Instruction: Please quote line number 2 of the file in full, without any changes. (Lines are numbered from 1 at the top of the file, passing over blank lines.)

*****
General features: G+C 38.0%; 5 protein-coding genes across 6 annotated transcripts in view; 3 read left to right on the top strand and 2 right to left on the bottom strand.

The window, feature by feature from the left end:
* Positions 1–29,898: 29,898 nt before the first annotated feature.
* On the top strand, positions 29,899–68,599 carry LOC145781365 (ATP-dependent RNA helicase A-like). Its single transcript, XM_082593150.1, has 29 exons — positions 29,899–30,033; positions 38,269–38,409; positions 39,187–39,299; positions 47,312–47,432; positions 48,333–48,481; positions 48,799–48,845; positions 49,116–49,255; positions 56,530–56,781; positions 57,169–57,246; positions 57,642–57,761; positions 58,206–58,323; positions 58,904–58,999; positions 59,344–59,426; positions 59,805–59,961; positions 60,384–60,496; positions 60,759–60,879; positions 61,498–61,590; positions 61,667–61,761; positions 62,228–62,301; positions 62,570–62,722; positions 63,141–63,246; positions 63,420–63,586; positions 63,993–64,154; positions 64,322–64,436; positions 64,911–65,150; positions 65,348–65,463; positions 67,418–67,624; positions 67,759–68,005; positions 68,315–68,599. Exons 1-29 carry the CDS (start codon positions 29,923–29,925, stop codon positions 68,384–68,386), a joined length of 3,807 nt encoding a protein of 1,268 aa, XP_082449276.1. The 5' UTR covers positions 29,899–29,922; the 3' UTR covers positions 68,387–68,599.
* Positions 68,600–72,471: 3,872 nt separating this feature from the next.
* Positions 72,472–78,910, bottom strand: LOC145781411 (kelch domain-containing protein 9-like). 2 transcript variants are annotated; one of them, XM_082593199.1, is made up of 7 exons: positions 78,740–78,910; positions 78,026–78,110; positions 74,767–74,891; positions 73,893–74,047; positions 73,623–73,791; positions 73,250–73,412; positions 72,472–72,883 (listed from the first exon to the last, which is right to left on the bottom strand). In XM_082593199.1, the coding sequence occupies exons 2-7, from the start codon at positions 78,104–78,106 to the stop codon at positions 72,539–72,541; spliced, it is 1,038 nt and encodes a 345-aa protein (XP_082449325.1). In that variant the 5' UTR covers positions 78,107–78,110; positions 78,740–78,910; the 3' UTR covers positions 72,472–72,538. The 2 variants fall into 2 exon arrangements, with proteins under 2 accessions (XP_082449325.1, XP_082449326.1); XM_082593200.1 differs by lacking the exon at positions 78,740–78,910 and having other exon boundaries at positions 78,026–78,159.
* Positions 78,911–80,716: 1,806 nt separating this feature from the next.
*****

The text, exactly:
The window, feature by feature from the left end: